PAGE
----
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Carol Craig is the Centre's Chief Executive. She is author of The Scots' Crisis of Confidence, Creating Confidence: A Handbook for Professionals Working with Young People, The Tears that Made the Clyde: Well-being in Glasgow and The Great Takeover: How materialism, the media and markets now dominate our lives. Her latest book is Hiding in Plain Sight: Exploring Scotland's ill health. She is Commissioning editor for the Postcards from Scotland series. Carol blogs on confidence, well-being, inequality, every day life and some of the great challenges of our time. The views she expresses are her own unless she specifically states that they reflect the Centre's thinking.

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Posted 03/03/2014

Last week’s headlines that private schools for girls are a ‘breeding ground’ for anorexia got me thinking again about an experience I had a few years ago – an experience which had quite a profound effect on my thinking.  
I was asked to go to Harrogate to talk at the annual conference of head teachers for fee paying schools for girls. Following my talk on the dangers of artificial self-esteem building, resilience etc we had an unusually good discussion. The head teachers told me that many came into their schools expecting to find that many of the girls lacked confidence and could do better.  Instead these visitors were overwhelmed by many of the girls’ achievements. I was told that it wasn’t  unusual for girls to excel academically (at least 3 A levels at A) as well as doing well at sport, getting their Duke of Edinburgh gold award, and having considerable talents when it came to art, singing, dancing and drama.
However, the teachers were quick to add that while the achievements were considerable, it was 'not a pretty sight'. Many of these girls are perfectionists who go to pieces if they achieve less than what they have aspired to. I was told that they generally lacked resilience. Many had eating disorders and mental health problems. The fact that many of these girls would be mothers in the future worried some of those present.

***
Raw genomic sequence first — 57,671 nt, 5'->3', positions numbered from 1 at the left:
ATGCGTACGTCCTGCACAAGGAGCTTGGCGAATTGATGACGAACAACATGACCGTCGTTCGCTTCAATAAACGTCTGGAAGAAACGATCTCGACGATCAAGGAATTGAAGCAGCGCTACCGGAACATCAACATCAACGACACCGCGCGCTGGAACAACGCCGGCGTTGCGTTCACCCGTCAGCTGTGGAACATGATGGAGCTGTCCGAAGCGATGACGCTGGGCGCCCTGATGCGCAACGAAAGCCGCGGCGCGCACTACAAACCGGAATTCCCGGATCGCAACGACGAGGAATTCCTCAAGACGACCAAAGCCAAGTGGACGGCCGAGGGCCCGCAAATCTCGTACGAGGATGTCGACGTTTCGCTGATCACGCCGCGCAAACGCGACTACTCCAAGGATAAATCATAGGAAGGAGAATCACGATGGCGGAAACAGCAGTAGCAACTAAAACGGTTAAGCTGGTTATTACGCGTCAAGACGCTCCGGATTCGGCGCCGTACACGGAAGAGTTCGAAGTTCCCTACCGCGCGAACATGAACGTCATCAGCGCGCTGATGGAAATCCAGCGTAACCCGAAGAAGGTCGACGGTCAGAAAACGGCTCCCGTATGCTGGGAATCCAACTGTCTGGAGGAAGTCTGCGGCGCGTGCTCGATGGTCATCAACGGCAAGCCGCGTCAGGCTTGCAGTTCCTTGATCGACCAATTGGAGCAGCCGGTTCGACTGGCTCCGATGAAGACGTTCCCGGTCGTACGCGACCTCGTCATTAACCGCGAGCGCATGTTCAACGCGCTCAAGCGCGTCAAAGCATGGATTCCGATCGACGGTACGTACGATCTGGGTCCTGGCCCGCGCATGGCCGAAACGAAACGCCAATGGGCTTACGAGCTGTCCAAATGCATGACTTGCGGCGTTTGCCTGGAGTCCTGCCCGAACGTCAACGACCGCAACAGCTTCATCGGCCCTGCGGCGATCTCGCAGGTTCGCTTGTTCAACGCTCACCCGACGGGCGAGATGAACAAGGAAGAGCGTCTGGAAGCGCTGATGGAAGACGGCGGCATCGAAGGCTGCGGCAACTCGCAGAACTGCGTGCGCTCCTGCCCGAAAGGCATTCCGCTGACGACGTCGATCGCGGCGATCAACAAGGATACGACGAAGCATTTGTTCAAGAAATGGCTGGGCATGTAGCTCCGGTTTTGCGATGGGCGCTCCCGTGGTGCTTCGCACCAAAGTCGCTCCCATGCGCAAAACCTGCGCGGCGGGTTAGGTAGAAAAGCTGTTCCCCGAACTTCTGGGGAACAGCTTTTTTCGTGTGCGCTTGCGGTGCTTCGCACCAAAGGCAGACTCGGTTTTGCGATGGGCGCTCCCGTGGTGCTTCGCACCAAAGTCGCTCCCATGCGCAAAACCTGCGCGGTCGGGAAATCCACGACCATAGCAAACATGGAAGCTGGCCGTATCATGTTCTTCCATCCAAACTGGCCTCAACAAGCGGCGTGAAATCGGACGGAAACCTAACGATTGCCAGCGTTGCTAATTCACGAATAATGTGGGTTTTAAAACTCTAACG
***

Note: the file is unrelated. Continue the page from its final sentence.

Most of the papers covering last week's story about the high levels of anorexia linked the problems to perfectionism and pressures to achieve to the images of women coming from the mass media.
Of course, these are important issues but I think this focus may well miss the most significant point.  Human beings are social animals: we are meant to live in social groups. Indeed one of the reasons we have large brains is so that we can process a large number of personal relationships (A theory referred to as 'Dunbar's number.) One of the most important things for human well-being is a sense of meaning and purpose and by definition this means serving a goal larger than yourself.
We are now living in a culture which valorizes personal achievement and fulfillment.  At its most crass this is about money, power and how you are seen through the eyes of other people.  But even the more benign versions are still about you – your development, your achievement, your goals. Indeed so much in our culture is simply about aggrandizing the self.
Following my discussion with the head teachers in Harrogate I started to wonder if there is only so much individual development that a person can bear before he/she starts to implode – literally crumble under the weight of all that thinking about themselves, their goals and their lives.  The younger the person the more likely they are to collapse.
After all it is difficult to create a good, satisfying life if you see yourself as the centre of the universe. Such an excessive self-focus only encourages you to blow out of all proportion every small set back in life.
Mulling this over the other day I was so encouraged when I heard a story on BBC 4s Today programme on one of the good things to come out of the flooding crisis – volunteering. As their item showed there are folk who are enduring cold, wet weather and sailing through the stink of sewage to bring help to some of the communities caught off by the flooding. Some of these volunteers are even taking unpaid leave to be there. One interviewee was a train driver, another a hairdresser. One young car salesman in Taunton said that doing this voluntary work had brought out ‘the real me’ and that he ‘couldn’t explain the joy he got out of doing this’.
Much of this joy is undoubtedly about serving others and stepping out of a world where only you and your achievements matter.

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